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As Zoos Cautiously Reopen, Humans Are Excited, Big Cats Seem Ambivalent

Photo caption:

Photo by Mehgan Murphy Smithsonian's National Zoo

The Smithsonian's National Zoo in Washington, D.C., is reopening to the public on Friday. "We haven't seen the cats get superexcited about seeing people, but that's honestly to be expected," says curator Craig Saffoe. "Cats, whether they're your cats at home or giant cats like ours, are cats." Above, Luke, an African lion.

The pandas in D.C., the grizzlies in Oakland, the gorillas in the Bronx are all getting reacquainted with human visitors. As of a month and a half ago, the pandemic had forced 90% of the Association of Zoos & Aquariums' members to close. Today, the AZA reports, about 80% of them have reopened.

The Smithsonian's National Zoo in Washington, D.C., opens its gates to the public for the first time in 19 weeks on Friday — and this week, I was one of the lucky few humans allowed in for a preview.

It was barely 8 a.m., and the lemurs were very chatty. Luke the lion was chuffing and pacing at the edge of his moat, while Damai, a Sumatran tiger, bellowed.

"That bellow we usually hear when the female tiger is cycling, when she's in estrus," says Craig Saffoe, curator of the National Zoo's Great Cats exhibit and Kids' Farm. "She's quite literally sending out a calling card to a male, letting him know where she is and that she's ready."

Saffoe is both excited and anxious about reopening.

"One of the things that I've missed most is interacting with people," he says. "A big part of our job is education and getting to chat to visitors and explain to them that this neat tiger that you just heard bellowing is critically endangered — and we're taking steps to try to help mitigate the potential for her extinction or her species' extinction."

In July 2017, Damai gave birth to a cub.

"We want people to come and learn and enjoy our animals, but we have to do it safely," says Saffoe.

That means drastically limiting the number of people allowed in each day. In normal, fully operational times, in the peak spring and summer seasons, the National Zoo can accommodate up to 25,000 people in a single day. When it reopens, it will cap attendance at 5,000 through timed entry tickets. Masks will be required for anyone age 6 or above. Indoor spaces will stay closed, and throughout the zoo, there will be hand sanitizer stations and signs reminding people to social distance.

The impact of the pandemic on zoos has been, "in a word, devastating," says Dan Ashe, president of the Association of Zoos & Aquariums.

"I don't want to belittle the impact that the pandemic has had on businesses like restaurants or movie theaters," he says. "But zoos and aquariums can't just send their employees home and turn off the lights and secure the facility. The facility has to function at 100 percent to care for the animals that live there. So they continue to incur substantial costs day in and day out to keep the facility running."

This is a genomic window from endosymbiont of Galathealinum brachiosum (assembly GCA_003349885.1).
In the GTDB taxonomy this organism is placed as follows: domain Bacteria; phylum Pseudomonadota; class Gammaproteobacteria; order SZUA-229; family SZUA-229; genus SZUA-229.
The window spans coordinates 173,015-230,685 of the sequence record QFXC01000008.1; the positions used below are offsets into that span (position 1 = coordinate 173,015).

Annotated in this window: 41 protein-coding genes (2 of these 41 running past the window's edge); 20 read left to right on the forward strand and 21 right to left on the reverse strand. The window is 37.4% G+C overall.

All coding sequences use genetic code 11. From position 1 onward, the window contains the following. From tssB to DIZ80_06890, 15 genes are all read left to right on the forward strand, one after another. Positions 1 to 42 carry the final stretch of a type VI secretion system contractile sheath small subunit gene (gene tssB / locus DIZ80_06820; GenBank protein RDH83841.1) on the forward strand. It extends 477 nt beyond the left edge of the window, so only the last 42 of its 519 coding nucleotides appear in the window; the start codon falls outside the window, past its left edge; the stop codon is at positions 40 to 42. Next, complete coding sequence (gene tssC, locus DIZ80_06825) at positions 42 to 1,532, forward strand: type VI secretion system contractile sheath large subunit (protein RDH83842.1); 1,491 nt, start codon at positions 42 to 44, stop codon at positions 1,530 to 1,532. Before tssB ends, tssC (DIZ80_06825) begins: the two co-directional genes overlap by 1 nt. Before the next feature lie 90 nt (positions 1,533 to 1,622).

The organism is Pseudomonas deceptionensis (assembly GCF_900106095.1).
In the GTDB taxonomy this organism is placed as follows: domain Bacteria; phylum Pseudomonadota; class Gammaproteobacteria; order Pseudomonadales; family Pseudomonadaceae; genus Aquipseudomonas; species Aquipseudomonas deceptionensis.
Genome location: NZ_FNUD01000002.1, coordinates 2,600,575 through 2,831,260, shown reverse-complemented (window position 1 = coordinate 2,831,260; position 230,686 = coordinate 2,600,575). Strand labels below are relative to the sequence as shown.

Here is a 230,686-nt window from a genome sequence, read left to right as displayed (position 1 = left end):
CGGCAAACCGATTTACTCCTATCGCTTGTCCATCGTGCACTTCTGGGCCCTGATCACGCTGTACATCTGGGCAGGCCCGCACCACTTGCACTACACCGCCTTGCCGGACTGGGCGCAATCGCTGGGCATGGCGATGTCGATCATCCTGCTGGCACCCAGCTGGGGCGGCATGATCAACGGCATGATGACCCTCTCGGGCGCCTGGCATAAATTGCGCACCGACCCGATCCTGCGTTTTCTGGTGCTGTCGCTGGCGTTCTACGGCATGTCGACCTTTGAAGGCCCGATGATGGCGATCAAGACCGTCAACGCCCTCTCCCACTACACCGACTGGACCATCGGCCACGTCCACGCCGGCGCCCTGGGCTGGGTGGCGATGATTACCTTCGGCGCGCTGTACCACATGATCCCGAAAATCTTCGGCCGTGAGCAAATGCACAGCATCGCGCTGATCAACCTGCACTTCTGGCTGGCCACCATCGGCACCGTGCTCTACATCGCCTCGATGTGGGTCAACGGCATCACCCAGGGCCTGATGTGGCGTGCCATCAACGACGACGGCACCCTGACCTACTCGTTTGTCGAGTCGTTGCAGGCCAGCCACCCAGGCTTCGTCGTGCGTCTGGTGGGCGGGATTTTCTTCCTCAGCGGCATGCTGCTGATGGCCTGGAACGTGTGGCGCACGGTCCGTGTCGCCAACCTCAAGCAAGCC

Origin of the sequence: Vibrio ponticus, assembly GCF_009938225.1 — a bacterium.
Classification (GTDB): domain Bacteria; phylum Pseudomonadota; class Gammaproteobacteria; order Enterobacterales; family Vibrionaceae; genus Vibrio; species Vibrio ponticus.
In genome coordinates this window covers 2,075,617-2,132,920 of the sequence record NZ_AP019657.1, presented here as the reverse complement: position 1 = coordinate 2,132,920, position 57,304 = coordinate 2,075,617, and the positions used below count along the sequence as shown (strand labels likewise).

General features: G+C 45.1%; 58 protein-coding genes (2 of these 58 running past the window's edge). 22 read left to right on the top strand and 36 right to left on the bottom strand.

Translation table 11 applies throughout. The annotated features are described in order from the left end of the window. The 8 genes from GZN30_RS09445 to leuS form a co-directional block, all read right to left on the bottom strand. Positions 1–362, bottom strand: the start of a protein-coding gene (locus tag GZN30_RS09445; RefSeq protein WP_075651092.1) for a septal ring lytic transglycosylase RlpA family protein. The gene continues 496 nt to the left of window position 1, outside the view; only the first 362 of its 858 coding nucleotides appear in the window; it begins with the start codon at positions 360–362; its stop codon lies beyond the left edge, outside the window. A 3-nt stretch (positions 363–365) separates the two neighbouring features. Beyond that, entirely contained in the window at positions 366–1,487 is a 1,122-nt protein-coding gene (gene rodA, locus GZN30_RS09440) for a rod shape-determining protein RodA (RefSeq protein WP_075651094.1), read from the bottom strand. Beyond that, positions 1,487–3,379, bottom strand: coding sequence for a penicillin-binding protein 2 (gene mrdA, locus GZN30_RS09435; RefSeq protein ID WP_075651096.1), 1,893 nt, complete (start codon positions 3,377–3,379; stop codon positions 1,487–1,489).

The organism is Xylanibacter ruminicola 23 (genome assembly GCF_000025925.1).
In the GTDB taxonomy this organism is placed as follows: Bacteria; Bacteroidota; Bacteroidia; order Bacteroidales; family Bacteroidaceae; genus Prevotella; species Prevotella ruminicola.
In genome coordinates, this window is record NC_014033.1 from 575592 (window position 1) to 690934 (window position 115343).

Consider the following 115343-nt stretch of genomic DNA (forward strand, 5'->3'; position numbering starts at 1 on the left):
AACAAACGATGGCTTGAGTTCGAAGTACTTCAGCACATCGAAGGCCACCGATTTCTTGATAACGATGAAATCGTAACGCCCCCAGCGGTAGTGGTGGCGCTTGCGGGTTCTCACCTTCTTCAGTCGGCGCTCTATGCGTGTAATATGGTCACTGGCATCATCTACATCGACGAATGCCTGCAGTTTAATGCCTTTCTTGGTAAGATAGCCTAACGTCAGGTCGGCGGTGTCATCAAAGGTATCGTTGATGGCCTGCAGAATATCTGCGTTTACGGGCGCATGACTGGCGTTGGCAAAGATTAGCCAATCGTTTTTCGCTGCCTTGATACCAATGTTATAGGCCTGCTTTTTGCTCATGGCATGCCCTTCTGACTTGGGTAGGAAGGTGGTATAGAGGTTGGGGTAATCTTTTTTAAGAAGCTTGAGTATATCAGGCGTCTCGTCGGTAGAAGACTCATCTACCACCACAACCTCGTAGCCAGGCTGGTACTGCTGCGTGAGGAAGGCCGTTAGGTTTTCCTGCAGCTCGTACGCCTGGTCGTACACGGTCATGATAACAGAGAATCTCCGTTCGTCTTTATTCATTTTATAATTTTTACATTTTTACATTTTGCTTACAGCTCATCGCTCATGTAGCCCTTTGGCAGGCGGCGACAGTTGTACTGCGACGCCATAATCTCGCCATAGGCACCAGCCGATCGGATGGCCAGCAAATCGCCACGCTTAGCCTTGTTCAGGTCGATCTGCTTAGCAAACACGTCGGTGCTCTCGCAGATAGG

As a result, Ashe says, many of them have "burned through their reserves" and have laid off nonessential staff.

In California, Oakland Zoo almost went bankrupt. "We had about three months of reserves remaining, so we had to notify the city of Oakland that we were running out of money," says Oakland Zoo's president, Dr. Joel Parrott.

But communities get attached to their zoos. After media reports that Oakland Zoo might close permanently, Parrott says it was inundated with donations, including a $500,000 gift from an anonymous donor.

When 6-year-old Andy Soulard found out the zoo might close, she donated her tooth fairy money and, with her mom, set up a fundraiser on Facebook. She promised she would make bracelets for anyone who pledged. Her mom, Kelly Soulard, set the goal at $200. To date, they've raised more than $215,000 for Oakland Zoo.

"We're getting donations from people all over the country," says Soulard. "People who have lived here previously and had fond memories, or they have grandkids that live here and they want to make sure that the zoo is still around for them, or people who just love animals and conservation."

Andy, whose favorite animals include "warthogs, guinea hogs, tigers and tortoises," had to rally help from her friends to keep up with the bracelets. Last week she made another donation to Oakland Zoo.

"I lost another big tooth. ... And I donated the other $5 that were under my pillow," she beams. Parrott calls her ability to turn $5 into $215,000 "a gift." "We've never seen anything like it," he says.

Oakland Zoo reopens July 29.

Back at the Smithsonian's National Zoo in D.C., Craig Saffoe says some of the animals he oversees did seem to miss seeing crowds of humans while they were closed to the public. Others, not so much.

"We haven't seen the cats get superexcited about seeing people, but that's honestly to be expected. Cats, whether they're your cats at home or giant cats like ours, are cats," he smiles.

For some animals — like the black-footed ferrets and prairie dogs born earlier this spring — the reopening will be their first experience of human crowds.

Saffoe is pretty confident that the farm animals — like donkeys and cows — missed all the pets they used to get from kids. But because of COVID-19, touching the farm animals won't be allowed when the National Zoo reopens.

Curators and keepers wants to keep all species safe.

Copyright 2020 NPR. To see more, visit


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